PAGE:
Historically, student health plans have exhibited many of the worst practices in the health insurance industry. Some plans cover no more than $1,500 a year in benefits. Others have medical loss ratios as low as 35%, meaning they spend only 35 cents of every dollar in premiums on actual medical care, with the rest going toward administrative expenses and profits. As a result, profit margins on certain college health plans reach 5 times the industry average. Read More
Prior to Tuesday’s arguments before the Supreme Court, I believed that the Court would uphold the health insurance purchase mandate by a comfortable margin. Unlike the Rehnquist Court, the Roberts Court has not made federalism a signature issue, and justices such as Antonin Scalia seemed amenable to the exercise of federal powers consistent with commerce clause precedents. My reasoning, discussed in my earlier blog posting, was that the health care market is the most encompassing national commercial market in America, consuming some 17% of GDP, and with pharmaceuticals, medical equipment, electronic medical records, and insurance claims all moving widely across the nation. The Court’s precedents all pointed toward a broad scope for the commerce authority.
Having heard the arguments on Tuesday, I now believe that health care reform hangs in the balance. Although the tenor of the arguments cannot necessarily predict the result, the Court’s conservative bloc expressed skepticism about the constitutionality of the mandate. Justice Kennedy, often the pivotal vote in close cases, expressed the view that the mandate fundamentally changed the relationship between the individual and the state. Health care reform does do that, but only in the best possible way: by creating a social contract whereby everyone is entitled to access affordable care. And the Affordable Care Act (ACA) establishes this social contract in a way that is in my view clearly constitutional. Read More
Florida v. HHS – a suit brought on behalf of 26 states challenging the constitutionality of the Affordable Care Act (ACA) – represents a rare moment in America’s history. The Supreme Court will determine whether the United States coalesces behind an historical health system reform providing near-universal coverage, or retreats from it.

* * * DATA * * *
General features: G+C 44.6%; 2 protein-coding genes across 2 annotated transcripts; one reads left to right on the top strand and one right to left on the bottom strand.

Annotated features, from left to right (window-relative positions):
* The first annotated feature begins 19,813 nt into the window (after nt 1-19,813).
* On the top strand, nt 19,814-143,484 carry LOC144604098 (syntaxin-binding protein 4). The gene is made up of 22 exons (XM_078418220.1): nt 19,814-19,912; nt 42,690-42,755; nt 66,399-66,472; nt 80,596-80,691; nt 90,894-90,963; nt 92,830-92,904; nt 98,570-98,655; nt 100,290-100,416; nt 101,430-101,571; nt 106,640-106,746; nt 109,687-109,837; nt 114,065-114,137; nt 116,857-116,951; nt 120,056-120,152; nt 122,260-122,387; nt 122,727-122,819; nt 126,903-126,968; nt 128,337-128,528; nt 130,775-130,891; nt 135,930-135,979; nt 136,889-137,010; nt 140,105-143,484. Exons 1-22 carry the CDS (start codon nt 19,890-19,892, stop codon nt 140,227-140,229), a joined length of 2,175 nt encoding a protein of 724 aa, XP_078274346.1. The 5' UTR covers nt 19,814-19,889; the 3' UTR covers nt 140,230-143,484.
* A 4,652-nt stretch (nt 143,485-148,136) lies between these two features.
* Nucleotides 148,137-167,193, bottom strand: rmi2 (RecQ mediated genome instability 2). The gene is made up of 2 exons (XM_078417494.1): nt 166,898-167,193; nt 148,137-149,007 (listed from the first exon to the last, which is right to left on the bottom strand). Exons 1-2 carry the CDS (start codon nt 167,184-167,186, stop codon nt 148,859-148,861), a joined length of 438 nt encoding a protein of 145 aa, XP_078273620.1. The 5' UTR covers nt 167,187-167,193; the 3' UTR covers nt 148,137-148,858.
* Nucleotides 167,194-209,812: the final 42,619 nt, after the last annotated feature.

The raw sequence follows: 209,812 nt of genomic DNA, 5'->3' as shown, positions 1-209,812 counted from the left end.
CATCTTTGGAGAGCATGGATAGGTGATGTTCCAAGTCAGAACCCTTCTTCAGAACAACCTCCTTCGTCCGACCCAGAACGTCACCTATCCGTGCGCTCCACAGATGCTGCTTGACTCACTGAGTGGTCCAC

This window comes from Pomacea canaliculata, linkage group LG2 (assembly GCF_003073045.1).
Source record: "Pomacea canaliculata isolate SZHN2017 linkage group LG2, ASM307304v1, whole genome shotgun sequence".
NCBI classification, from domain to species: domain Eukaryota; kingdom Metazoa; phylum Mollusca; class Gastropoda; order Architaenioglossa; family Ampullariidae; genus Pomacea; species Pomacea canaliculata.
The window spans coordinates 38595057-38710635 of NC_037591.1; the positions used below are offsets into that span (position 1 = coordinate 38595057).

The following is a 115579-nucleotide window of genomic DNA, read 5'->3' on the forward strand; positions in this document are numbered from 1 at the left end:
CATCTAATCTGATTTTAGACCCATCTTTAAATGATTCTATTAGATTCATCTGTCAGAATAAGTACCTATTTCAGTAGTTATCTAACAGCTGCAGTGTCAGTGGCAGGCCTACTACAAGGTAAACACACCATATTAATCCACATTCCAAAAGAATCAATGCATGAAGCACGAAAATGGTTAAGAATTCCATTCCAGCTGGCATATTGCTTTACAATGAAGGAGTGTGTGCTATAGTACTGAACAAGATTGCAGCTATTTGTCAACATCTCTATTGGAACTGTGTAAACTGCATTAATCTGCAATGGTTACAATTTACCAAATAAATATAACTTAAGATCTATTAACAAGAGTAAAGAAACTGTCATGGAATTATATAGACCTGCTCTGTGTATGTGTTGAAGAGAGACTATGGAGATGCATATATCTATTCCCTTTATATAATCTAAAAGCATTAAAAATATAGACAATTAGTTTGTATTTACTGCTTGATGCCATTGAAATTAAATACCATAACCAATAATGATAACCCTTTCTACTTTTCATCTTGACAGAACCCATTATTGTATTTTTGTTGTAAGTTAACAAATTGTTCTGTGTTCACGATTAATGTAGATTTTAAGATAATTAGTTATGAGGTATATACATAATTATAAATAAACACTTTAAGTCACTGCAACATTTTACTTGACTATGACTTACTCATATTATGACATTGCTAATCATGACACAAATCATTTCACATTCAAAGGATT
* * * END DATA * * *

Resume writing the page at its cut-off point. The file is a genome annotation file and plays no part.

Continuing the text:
Although Florida v. HHS raises four constitutional questions – the individual purchase mandate, Medicaid expansion, severability, and the Anti-Injunction Act – undoubtedly the mandate presents the most novel and consequential issue, with constitutional and social policy implications that are far reaching. Why is the constitutional question so original and meaningful in understanding the scope of Congress’ powers? Why is the social policy question indispensable to the future of health care reform? And what is the inter-play between the constitutional and social policy questions?
Novel Constitutional Questions
Integral to the ACA’s conceptual design is the individual purchase mandate, which requires most individuals to pay an annual tax penalty if they do not have health insurance by 2014. Despite the vociferous opposition, the mandate is the most “market-friendly” financing device because it relies on the private sector. Ironically, less market-oriented reforms such as a single-payer system clearly would have been constitutional. Read More
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The views reflected in this blog are those of the individual authors and do not necessarily represent those of the O’Neill Institute for National and Global Health Law or Georgetown University. This blog is solely informational in nature, and not intended as a substitute for competent legal advice from a licensed and retained attorney in your state or country.